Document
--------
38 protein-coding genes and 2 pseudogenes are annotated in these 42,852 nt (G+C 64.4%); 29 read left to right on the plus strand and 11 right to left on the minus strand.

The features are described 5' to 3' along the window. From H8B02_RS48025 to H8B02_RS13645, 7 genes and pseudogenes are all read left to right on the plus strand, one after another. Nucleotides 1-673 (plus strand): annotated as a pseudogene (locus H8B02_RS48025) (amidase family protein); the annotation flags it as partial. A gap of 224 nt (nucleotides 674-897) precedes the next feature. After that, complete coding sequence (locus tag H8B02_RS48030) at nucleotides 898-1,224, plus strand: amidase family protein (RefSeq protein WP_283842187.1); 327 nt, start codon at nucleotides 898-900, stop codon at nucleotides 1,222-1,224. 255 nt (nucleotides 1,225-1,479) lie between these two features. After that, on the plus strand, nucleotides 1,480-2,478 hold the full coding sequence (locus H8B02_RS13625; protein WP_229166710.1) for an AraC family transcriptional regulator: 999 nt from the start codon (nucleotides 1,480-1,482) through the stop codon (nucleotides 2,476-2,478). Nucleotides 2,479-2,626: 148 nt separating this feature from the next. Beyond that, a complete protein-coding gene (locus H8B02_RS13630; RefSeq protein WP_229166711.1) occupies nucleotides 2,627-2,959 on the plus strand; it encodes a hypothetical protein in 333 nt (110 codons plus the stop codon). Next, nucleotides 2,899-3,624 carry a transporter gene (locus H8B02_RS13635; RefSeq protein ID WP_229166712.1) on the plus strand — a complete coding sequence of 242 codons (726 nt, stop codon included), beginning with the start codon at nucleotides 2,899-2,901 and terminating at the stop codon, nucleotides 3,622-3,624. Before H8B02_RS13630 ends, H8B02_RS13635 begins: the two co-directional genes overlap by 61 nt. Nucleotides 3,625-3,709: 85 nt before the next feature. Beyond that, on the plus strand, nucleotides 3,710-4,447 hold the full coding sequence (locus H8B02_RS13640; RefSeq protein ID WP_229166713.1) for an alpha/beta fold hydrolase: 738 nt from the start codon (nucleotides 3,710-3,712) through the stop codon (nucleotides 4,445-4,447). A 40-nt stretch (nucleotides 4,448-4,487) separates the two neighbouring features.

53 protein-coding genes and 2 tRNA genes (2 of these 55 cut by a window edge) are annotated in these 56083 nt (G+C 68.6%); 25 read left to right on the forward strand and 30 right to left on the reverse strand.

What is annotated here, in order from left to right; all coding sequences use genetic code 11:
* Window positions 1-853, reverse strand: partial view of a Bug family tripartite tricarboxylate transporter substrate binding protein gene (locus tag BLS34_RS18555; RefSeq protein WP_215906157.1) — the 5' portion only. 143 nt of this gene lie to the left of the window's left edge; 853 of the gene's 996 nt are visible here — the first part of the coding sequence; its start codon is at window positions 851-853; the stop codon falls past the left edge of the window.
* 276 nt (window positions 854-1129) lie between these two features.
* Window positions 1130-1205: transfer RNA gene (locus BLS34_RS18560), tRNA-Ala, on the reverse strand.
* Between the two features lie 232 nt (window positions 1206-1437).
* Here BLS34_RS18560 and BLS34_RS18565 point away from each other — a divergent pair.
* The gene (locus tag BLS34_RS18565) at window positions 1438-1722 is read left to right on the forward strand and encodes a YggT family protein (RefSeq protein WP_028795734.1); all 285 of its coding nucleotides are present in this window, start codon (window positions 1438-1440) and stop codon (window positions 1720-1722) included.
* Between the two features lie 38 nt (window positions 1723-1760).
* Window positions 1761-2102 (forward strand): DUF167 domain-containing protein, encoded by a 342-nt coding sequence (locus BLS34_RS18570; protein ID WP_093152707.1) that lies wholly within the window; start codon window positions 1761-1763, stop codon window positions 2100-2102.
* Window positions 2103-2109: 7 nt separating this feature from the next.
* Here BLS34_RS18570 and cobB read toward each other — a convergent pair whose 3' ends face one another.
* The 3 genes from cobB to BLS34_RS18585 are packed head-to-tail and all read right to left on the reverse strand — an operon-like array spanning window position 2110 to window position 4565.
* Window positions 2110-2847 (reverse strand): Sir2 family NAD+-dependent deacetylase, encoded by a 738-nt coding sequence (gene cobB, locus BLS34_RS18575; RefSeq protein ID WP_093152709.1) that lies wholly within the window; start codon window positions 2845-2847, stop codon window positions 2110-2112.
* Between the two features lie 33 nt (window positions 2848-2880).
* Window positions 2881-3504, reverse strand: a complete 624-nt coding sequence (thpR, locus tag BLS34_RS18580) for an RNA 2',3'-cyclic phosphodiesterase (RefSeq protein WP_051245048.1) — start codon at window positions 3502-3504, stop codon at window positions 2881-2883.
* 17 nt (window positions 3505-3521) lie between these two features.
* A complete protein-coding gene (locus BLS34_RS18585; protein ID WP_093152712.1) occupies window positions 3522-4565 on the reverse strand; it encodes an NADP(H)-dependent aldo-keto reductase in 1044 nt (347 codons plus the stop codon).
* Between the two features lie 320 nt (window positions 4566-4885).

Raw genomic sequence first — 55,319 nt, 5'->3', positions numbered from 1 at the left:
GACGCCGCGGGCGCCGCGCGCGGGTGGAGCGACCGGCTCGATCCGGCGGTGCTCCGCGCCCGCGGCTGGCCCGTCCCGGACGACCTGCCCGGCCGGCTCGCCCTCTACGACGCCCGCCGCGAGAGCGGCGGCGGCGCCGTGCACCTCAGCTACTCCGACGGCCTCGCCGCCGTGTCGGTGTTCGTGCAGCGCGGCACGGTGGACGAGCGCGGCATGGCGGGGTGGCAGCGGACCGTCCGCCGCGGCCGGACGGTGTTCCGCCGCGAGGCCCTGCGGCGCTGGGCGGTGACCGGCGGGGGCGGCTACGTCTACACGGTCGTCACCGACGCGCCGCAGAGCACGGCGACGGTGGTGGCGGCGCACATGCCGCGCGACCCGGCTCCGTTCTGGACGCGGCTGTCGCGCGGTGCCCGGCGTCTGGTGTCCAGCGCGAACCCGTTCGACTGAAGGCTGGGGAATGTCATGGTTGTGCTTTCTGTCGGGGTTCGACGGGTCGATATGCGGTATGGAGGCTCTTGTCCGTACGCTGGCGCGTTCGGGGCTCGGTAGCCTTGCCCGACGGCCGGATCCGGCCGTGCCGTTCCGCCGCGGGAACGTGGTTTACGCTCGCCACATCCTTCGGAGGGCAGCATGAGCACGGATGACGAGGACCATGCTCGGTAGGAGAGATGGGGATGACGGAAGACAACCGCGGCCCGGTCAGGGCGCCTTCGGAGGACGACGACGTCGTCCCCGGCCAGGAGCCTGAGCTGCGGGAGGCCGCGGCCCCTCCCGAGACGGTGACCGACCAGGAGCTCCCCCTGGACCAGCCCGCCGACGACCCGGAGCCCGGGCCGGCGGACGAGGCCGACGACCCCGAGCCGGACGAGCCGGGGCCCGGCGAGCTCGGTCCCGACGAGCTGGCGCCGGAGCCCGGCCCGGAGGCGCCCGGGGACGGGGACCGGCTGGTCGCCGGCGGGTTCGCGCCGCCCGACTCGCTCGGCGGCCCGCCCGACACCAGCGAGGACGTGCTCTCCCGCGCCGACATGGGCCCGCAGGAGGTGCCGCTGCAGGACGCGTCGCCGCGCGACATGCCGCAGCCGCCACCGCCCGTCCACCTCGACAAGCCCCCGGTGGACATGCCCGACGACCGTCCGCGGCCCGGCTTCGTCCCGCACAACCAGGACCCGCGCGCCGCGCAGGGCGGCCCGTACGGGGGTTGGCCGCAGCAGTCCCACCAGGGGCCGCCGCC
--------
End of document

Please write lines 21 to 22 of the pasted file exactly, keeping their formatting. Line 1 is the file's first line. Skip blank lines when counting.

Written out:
* Between the two features lie 320 nt (window positions 4566-4885).

Raw genomic sequence first — 55,319 nt, 5'->3', positions numbered from 1 at the left: